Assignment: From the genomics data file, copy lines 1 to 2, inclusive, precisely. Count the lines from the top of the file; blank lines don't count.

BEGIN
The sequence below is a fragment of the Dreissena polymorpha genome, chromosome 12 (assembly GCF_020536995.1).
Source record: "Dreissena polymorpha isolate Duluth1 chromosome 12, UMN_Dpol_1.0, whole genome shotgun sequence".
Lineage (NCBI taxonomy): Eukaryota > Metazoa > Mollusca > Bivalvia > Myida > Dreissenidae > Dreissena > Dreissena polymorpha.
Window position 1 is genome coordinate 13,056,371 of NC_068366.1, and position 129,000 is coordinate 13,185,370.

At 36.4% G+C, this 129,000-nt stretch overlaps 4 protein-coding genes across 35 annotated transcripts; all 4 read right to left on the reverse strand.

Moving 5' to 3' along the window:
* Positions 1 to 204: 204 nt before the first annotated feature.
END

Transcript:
The sequence below is a fragment of the Dreissena polymorpha genome, chromosome 12 (assembly GCF_020536995.1).
Source record: "Dreissena polymorpha isolate Duluth1 chromosome 12, UMN_Dpol_1.0, whole genome shotgun sequence".